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Mothers at work: The fiscal implications of the proposed Ontario Childcare Rebate

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C.D. Howe Fiscal and tax policy E-brief.
Author: 
Kim, J. and Laurin, A.
Publication Date: 
10 Jan 2019
Availability

Available online for download in pdf format. See Attachments below. (Made available with permission of the C.D. Howe Institute.)

CITATION
Kim, J. & Laurin, A. (2019). Mothers at Work: The Fiscal Implications of the Proposed Ontario Childcare Rebate. Fiscal and tax policy E-brief. Toronto:  C.D. Howe Institute.

INTRODUCTION

The newly elected government in Ontario pledged in its electoral platform to implement a childcare rebate program, which would reimburse up to 75 percent of the childcare expenses of low-income families, with the childcare subsidy rate gradually declining as family income grows. In this E-Brief, we examine the fiscal implications of the proposed rebate.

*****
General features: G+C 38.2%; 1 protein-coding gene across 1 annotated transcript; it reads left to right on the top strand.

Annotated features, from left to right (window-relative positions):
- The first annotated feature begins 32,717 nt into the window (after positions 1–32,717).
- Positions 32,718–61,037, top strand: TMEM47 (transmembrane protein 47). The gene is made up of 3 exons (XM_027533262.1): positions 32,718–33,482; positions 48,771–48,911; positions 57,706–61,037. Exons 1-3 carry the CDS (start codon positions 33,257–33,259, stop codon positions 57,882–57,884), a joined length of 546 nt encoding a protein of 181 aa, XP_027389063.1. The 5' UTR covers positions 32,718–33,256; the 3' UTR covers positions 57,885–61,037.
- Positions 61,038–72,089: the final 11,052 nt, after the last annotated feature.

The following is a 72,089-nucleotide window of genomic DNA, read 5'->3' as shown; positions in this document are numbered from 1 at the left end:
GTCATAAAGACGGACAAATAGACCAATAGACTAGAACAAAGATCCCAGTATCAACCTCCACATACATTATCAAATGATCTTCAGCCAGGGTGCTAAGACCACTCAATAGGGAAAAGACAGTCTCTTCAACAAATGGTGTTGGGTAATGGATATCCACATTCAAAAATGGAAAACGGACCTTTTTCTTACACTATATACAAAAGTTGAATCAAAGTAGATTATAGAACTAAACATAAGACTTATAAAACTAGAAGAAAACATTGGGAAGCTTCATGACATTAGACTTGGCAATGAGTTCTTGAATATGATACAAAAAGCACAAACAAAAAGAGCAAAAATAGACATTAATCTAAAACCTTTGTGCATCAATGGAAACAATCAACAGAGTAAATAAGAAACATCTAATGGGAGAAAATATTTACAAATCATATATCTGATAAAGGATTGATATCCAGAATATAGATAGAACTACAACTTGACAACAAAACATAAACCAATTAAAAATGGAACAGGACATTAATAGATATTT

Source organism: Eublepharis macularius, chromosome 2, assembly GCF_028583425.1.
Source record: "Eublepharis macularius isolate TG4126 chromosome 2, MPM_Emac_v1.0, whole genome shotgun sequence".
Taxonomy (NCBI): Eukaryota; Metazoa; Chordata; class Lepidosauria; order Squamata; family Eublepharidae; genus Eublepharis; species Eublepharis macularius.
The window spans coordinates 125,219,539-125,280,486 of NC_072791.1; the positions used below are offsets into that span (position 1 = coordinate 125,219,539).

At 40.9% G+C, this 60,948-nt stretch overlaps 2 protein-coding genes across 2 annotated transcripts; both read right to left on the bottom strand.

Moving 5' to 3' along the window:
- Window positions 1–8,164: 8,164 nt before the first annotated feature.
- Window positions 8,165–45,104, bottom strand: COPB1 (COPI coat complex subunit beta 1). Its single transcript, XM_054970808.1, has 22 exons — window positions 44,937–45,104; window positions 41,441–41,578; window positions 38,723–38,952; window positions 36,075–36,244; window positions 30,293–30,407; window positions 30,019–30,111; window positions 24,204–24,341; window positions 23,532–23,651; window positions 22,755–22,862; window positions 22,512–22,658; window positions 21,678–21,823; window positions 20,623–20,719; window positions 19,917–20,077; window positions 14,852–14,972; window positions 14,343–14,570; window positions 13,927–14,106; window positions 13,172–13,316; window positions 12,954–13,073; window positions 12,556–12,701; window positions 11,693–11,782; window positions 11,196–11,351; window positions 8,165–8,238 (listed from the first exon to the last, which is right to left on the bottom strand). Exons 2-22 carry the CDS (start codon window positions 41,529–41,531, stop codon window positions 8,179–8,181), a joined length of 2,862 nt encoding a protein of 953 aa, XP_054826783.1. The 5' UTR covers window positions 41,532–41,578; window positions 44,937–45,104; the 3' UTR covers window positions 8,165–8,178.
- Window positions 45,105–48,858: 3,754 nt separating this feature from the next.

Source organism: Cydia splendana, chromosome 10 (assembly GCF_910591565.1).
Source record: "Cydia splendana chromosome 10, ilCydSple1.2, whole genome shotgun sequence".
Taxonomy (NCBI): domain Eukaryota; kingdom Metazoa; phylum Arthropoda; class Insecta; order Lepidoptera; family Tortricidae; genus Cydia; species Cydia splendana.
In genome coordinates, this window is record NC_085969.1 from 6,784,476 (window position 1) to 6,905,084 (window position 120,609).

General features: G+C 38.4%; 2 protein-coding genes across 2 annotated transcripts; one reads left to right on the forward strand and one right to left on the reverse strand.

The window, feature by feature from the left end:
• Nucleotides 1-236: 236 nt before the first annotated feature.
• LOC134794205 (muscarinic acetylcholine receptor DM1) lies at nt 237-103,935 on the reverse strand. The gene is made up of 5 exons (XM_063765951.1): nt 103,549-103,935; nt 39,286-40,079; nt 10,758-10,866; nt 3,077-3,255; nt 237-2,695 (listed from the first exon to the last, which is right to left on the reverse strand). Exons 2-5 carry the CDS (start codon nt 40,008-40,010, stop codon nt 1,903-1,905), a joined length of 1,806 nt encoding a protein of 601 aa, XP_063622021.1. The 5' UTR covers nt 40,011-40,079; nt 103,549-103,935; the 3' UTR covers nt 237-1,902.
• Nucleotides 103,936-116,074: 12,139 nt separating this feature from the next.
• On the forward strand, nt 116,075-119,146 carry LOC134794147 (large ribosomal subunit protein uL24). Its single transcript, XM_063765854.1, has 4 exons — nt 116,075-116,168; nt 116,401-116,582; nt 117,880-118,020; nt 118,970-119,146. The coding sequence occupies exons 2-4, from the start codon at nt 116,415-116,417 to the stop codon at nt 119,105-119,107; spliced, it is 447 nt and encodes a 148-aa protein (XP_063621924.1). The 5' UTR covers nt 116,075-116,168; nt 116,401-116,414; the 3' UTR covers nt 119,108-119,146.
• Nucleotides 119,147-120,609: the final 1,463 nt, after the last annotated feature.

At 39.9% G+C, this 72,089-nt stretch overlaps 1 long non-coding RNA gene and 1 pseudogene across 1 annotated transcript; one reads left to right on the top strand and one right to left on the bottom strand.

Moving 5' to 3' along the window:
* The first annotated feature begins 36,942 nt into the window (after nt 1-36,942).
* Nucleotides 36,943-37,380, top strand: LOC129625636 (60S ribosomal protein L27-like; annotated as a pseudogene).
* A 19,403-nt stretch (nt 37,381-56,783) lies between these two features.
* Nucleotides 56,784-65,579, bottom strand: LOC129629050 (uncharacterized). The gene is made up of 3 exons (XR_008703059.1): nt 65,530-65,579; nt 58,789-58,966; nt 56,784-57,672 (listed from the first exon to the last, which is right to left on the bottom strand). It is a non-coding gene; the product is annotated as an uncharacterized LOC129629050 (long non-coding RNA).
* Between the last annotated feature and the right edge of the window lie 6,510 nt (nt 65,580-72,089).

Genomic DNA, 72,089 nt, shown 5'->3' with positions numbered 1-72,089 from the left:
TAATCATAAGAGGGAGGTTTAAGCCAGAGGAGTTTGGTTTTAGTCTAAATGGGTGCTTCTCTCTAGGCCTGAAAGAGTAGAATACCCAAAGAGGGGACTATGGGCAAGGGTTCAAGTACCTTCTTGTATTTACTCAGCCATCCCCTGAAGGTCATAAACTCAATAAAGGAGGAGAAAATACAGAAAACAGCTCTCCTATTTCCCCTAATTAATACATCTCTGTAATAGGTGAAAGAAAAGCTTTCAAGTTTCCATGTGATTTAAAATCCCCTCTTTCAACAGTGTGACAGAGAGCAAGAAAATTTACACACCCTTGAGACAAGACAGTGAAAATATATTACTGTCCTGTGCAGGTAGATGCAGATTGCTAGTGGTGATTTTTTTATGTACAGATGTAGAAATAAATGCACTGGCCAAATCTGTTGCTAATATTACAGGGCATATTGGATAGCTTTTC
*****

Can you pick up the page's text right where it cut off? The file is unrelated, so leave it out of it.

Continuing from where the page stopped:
At first, the fiscal cost of the proposed rebate would be, at most, $945 millionper year. Then, we expect the proposed rebate to induce some mothers of young children – whose decisions to take on paid work are sensitive to childcare costs – to enter the workforce. Over the long run, as many as 112,787 additionally employed mothers would generate extra fiscal revenues for the Ontario government, reducing the net fiscal cost by about 38 percent, to $588 million annually.

Furthermore, the employment gain would create a large fiscal windfall for the federal government – perhaps as much as $1.1 billion per year over the long run – exceeding by far the net provincial cost of the program. Unless the federal government is prepared to use this fiscal dividend to increase its transfers to Ontario in support of childcare, the federal government appears better fiscally positioned to implement such a childcare rebate scheme.

 

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Mothers at Work: The Fiscal Implications of the Proposed Ontario Childcare Rebate273.04 KB
Entered Date: 
8 Apr 2019
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